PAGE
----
Brooke Martin, 21, is the youngest in charge of the team’s public affairs.
“It gave me that real-world perspective on how you can design something, but it’s not always going to be perfect,” Martin said. “Especially when working in nature, in a place like this, you can’t predict some of the natural features, like where some really troublesome rocks are going to be or how the stream is going to go. real world gives us an advantage over other people who just took college courses and don’t know how things are in the field.
“That’s a great lesson, because in the Air Force, if you put something on paper and they come to you and tell you it’s not working, that’s okay,” Kuhn agreed. “It happens a lot, and we learn to adapt and overcome. “
Cadets still have one week to complete construction of the bridge, and they will celebrate their accomplishment with a groundbreaking ceremony on Friday, July 30.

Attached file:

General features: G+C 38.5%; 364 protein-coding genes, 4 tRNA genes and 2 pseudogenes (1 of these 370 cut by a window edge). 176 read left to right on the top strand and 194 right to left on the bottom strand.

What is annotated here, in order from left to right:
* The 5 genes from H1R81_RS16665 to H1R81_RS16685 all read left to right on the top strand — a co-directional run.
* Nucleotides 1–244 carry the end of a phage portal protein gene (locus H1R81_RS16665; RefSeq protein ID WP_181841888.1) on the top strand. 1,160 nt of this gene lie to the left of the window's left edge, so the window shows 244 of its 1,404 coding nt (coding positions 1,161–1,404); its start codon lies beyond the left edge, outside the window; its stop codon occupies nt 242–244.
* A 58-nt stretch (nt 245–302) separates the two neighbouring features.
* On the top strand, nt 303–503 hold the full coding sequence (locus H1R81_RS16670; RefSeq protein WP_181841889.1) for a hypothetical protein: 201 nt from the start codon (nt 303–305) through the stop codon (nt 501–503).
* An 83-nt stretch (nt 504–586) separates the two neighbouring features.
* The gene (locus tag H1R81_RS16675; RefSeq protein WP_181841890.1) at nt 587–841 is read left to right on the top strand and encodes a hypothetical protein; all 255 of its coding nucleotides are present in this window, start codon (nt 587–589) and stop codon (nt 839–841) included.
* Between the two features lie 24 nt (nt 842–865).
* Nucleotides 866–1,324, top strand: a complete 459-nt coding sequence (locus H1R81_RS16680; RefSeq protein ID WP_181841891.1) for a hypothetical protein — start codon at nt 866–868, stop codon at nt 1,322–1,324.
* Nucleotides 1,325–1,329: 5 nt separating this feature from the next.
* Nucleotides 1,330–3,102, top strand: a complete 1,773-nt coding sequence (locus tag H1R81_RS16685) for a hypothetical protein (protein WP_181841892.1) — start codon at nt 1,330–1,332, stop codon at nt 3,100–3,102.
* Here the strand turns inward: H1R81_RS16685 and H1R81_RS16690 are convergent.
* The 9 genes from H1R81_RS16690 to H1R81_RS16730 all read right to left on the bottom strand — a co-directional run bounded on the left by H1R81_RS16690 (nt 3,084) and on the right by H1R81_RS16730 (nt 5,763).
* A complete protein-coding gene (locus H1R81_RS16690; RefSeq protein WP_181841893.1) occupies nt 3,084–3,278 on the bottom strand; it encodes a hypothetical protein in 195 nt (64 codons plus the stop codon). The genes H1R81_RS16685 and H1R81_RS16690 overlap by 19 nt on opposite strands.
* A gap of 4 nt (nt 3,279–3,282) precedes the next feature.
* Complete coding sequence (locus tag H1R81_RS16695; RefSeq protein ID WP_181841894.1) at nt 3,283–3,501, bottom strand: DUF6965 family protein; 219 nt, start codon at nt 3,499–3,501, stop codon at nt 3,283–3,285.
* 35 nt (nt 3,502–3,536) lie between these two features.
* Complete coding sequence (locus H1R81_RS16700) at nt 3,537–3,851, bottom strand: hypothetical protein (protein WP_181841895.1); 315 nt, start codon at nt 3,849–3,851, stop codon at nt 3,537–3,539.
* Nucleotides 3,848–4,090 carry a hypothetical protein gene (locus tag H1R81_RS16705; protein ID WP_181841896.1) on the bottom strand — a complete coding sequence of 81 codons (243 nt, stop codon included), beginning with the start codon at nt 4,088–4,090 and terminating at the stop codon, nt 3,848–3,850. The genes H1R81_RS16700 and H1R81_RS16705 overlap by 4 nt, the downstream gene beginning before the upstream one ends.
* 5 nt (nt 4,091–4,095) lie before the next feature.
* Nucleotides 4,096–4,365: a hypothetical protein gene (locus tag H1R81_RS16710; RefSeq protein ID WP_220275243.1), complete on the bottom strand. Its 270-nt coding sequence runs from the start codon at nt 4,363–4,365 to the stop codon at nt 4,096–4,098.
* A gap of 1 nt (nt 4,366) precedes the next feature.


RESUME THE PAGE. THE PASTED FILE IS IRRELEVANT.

The White River National Forest can also look forward to many more student-built bridges in the future, as starting this year, the Forest Service Bridge Design course has been officially incorporated into the Civil Engineering course load. of the Air Force Academy. The plan is to complete a project every two years, and Rader and Rosenmerkel are already researching locations for the next cohort of cadets to face in 2023.
“It’s the toughest thing I’ve ever done academically, but we’ve finally done it, and it’s set up to move forward,” Rader said.
Rader received only positive feedback from alumni of the course. On a scale of 10, he currently has a student rating of 9.3.
“That means everyone rated him as a 9 or a 10,” Rader said with a smile. “This is the highlight of what I do.